Coming October 2022: "The Last Folk Hero: The Life and Myth of Bo Jackson"

Watching a child grow

Me and her, 2006.
Me and her, 2006.

Sometimes I feel as if I’m losing my daughter. Which, I suppose, I am.

She’s 11. Until a few months ago, I would tuck her in every night. It started when she was teeny tiny, and I’d crawl into bed and sing her songs. “Georgie” by Hall and Oates, “No Rain” by Blind Melon, “Beth” by KISS. On and on. We’d read books, and she’d ask for stories.

“What kind of story?” I’d say.

“One from your life.”

“OK, well this one time …”

People have long said my daughter and I look alike. She’s tall, long limbs, blue eyes. Back in the day we’d make weekly pilgrimages to the Westchester Mall, where we had a standard routine of visiting Sephora, then Pottery Barn Kids, then the jewelry shop where they handed out free chocolate cookies. We’d have dinner in the food court, chat, laugh. Sometimes the Dippin’ Dots machine was involved. Just sometimes.

My daughter and I used to talk about everything—and she’d look forward to it. Name a topic, from music to school to growing up, and we’d discuss. I’d sit at the end of her bed and we’d jump from topic to topic to topic.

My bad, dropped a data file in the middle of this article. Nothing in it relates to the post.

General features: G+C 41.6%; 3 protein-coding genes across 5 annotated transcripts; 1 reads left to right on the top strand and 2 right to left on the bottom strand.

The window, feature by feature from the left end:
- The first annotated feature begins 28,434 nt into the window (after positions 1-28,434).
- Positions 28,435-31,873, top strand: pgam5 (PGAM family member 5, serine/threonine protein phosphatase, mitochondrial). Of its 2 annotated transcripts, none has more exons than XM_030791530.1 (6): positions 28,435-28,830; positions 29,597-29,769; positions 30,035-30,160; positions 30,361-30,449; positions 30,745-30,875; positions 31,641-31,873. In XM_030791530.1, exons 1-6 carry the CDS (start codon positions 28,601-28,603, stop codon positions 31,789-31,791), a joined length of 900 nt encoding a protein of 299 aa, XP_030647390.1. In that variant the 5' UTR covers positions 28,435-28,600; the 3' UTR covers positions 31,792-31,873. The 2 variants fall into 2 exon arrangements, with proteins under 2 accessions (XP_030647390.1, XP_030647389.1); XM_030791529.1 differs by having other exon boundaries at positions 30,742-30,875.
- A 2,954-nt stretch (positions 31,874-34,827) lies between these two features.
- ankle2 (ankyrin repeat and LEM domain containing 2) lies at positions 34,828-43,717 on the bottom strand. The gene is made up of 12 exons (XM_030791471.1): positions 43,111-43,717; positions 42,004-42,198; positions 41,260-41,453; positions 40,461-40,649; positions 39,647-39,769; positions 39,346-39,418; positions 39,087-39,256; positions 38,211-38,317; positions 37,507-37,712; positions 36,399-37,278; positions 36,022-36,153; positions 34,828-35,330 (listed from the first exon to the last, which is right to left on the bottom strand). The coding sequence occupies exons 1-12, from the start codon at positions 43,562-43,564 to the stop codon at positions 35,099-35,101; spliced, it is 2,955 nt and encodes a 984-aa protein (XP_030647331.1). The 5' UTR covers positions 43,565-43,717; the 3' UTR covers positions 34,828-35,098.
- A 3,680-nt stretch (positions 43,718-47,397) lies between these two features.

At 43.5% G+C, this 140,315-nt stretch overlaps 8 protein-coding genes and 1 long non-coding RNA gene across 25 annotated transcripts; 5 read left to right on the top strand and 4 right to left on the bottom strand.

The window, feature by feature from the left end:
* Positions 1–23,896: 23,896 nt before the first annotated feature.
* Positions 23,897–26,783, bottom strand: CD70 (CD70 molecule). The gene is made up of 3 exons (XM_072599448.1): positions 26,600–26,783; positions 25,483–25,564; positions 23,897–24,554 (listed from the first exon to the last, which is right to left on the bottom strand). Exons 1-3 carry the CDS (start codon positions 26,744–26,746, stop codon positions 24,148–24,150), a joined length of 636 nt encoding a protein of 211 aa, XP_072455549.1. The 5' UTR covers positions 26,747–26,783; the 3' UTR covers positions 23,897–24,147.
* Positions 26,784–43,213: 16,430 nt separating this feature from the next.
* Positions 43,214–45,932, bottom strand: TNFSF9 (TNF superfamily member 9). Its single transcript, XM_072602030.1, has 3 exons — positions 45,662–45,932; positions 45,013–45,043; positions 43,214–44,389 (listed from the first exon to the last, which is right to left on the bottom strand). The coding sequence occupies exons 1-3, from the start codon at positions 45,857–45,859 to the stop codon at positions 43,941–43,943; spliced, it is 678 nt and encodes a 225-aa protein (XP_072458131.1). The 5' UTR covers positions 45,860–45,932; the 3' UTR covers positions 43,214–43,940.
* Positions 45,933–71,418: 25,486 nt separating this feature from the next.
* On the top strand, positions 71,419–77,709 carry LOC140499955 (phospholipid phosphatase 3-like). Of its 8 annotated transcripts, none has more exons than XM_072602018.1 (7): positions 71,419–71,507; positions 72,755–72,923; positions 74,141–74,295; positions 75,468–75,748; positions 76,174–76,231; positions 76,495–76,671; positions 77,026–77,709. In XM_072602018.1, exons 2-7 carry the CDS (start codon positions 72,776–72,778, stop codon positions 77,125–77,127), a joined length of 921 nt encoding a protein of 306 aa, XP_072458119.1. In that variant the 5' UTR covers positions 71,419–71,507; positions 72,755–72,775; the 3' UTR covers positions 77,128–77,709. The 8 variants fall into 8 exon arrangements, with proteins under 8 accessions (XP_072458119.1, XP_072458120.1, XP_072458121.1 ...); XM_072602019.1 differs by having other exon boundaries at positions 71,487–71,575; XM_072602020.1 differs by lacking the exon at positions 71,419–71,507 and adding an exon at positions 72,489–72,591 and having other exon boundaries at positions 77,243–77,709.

It’s now 2015. We’re still tight. Very tight. But it’s a bit different. Predictably so, but still a bit jarring. Most nights, my daughter just asks to read and go to sleep. I’ll come in, pop up on her bed, say, “Let’s talk!” Half the time she’s in, but half the time she’ll tell me she’s tired, and wants to focus on a book and turn the lights off. There are no more songs, no more requests for stories. At the start of this year, both of us new to California, she’d want me to drive her to school every day. I usually did so once or twice a week, and cherished the moments. Now, with familiarity and friends, she prefers to take the bus.

I’m fully aware this is all common turf. Important turf. Children grow and evolve and become increasingly independent. It’s great that she loves reading; great that she has friends; great that she feels comfortable on the bus.

Every so often, however, I’d love for her to say, “Daddy, tell me story.”

About what?

“One from your life.”